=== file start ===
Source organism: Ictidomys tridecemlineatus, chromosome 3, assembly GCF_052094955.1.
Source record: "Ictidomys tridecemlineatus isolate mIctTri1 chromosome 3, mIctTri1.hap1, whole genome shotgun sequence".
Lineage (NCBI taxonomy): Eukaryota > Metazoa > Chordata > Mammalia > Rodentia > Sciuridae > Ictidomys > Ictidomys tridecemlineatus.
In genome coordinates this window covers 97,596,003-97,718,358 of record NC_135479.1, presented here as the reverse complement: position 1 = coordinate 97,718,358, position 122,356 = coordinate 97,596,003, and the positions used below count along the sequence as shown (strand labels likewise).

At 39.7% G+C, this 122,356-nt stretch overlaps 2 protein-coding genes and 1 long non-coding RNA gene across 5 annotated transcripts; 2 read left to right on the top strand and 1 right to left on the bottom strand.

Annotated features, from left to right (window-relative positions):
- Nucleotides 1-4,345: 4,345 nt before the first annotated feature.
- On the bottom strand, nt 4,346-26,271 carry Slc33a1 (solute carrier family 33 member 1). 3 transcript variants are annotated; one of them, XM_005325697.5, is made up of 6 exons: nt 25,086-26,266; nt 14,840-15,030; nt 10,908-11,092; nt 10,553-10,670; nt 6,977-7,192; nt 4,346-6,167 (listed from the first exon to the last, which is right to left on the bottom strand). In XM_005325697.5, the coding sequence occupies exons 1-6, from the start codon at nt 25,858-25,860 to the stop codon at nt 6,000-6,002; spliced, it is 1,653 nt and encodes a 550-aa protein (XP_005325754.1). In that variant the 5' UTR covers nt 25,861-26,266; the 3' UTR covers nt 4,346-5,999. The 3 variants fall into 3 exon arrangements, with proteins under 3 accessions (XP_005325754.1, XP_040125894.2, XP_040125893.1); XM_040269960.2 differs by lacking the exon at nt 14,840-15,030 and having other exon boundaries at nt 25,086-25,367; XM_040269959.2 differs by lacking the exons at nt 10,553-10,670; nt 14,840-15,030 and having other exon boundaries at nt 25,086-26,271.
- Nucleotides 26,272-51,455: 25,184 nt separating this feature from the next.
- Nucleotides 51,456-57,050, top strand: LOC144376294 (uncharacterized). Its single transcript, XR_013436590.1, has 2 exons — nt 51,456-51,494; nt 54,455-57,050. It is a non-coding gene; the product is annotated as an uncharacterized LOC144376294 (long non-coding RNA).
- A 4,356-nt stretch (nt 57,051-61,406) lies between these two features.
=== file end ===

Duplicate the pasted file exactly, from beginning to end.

Source organism: Ictidomys tridecemlineatus, chromosome 3, assembly GCF_052094955.1.
Source record: "Ictidomys tridecemlineatus isolate mIctTri1 chromosome 3, mIctTri1.hap1, whole genome shotgun sequence".
Lineage (NCBI taxonomy): Eukaryota > Metazoa > Chordata > Mammalia > Rodentia > Sciuridae > Ictidomys > Ictidomys tridecemlineatus.
In genome coordinates this window covers 97,596,003-97,718,358 of record NC_135479.1, presented here as the reverse complement: position 1 = coordinate 97,718,358, position 122,356 = coordinate 97,596,003, and the positions used below count along the sequence as shown (strand labels likewise).

At 39.7% G+C, this 122,356-nt stretch overlaps 2 protein-coding genes and 1 long non-coding RNA gene across 5 annotated transcripts; 2 read left to right on the top strand and 1 right to left on the bottom strand.

Annotated features, from left to right (window-relative positions):
- Nucleotides 1-4,345: 4,345 nt before the first annotated feature.
- On the bottom strand, nt 4,346-26,271 carry Slc33a1 (solute carrier family 33 member 1). 3 transcript variants are annotated; one of them, XM_005325697.5, is made up of 6 exons: nt 25,086-26,266; nt 14,840-15,030; nt 10,908-11,092; nt 10,553-10,670; nt 6,977-7,192; nt 4,346-6,167 (listed from the first exon to the last, which is right to left on the bottom strand). In XM_005325697.5, the coding sequence occupies exons 1-6, from the start codon at nt 25,858-25,860 to the stop codon at nt 6,000-6,002; spliced, it is 1,653 nt and encodes a 550-aa protein (XP_005325754.1). In that variant the 5' UTR covers nt 25,861-26,266; the 3' UTR covers nt 4,346-5,999. The 3 variants fall into 3 exon arrangements, with proteins under 3 accessions (XP_005325754.1, XP_040125894.2, XP_040125893.1); XM_040269960.2 differs by lacking the exon at nt 14,840-15,030 and having other exon boundaries at nt 25,086-25,367; XM_040269959.2 differs by lacking the exons at nt 10,553-10,670; nt 14,840-15,030 and having other exon boundaries at nt 25,086-26,271.
- Nucleotides 26,272-51,455: 25,184 nt separating this feature from the next.
- Nucleotides 51,456-57,050, top strand: LOC144376294 (uncharacterized). Its single transcript, XR_013436590.1, has 2 exons — nt 51,456-51,494; nt 54,455-57,050. It is a non-coding gene; the product is annotated as an uncharacterized LOC144376294 (long non-coding RNA).
- A 4,356-nt stretch (nt 57,051-61,406) lies between these two features.